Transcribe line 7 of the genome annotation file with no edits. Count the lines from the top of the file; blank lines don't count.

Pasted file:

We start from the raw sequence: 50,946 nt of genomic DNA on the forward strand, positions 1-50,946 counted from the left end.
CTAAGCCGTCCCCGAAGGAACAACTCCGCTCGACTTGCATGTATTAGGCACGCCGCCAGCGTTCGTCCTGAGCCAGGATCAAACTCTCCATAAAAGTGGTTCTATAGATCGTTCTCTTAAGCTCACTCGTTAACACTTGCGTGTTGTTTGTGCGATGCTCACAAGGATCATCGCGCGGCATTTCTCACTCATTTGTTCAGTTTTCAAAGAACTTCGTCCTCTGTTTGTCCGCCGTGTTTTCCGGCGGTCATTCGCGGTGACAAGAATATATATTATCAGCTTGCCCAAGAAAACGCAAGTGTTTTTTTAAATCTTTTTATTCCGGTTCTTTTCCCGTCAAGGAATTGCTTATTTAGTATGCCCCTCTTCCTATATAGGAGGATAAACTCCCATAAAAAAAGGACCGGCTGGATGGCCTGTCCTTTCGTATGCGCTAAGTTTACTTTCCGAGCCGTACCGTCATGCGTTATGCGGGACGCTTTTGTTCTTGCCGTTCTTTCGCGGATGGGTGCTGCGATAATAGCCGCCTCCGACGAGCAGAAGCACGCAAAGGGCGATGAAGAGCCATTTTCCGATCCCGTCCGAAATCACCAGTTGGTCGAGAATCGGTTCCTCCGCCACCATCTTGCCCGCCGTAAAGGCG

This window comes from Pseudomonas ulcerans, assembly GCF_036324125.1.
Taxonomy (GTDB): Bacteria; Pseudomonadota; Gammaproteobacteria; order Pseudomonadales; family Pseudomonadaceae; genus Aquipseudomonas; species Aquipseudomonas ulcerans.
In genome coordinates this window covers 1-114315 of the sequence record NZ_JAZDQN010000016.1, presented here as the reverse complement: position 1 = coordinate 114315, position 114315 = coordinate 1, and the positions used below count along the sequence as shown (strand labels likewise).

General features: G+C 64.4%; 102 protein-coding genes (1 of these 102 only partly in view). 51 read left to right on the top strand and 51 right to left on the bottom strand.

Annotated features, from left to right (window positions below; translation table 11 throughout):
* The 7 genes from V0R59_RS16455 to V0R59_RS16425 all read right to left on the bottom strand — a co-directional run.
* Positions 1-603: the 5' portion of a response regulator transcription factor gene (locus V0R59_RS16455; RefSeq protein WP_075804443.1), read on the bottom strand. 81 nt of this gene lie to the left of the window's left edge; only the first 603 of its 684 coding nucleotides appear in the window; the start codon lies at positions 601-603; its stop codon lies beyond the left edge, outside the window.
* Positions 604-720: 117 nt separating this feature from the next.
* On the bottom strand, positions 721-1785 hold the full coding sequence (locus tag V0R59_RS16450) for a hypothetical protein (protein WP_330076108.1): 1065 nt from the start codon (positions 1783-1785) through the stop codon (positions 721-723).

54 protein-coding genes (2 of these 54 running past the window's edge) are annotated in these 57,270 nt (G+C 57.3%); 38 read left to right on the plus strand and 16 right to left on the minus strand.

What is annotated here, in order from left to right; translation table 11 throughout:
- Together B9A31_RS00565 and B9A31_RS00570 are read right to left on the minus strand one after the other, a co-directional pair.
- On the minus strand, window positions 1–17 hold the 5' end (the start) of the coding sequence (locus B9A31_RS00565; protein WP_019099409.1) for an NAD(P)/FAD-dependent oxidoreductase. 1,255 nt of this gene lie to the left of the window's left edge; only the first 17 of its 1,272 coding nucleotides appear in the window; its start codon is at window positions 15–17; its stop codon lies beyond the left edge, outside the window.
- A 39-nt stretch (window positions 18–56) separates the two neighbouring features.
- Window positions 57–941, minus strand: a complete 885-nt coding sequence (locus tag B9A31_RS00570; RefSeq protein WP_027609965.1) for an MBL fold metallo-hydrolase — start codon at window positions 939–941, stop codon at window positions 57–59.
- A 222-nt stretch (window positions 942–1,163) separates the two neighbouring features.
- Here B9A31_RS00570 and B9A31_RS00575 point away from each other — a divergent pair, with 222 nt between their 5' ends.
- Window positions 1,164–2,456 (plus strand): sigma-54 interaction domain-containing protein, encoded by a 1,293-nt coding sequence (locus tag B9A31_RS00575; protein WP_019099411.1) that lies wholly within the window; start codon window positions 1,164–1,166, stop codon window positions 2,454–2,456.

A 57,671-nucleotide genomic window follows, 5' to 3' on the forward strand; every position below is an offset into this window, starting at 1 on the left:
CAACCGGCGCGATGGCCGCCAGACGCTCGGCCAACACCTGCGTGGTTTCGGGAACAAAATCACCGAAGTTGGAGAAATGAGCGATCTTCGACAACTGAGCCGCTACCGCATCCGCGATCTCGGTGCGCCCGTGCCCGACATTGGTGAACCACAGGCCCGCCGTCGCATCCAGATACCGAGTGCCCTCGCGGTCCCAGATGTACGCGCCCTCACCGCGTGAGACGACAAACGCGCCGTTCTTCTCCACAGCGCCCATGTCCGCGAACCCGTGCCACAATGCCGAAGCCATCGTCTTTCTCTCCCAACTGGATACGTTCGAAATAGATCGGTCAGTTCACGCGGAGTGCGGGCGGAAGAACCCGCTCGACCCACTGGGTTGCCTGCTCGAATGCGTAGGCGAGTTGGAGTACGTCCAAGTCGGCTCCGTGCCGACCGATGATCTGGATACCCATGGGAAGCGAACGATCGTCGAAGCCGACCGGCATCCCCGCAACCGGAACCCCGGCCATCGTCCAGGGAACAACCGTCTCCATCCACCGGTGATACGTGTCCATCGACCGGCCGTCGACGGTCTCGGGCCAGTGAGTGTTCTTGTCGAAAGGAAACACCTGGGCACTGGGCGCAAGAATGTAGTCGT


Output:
Annotated features, from left to right (window positions below; translation table 11 throughout):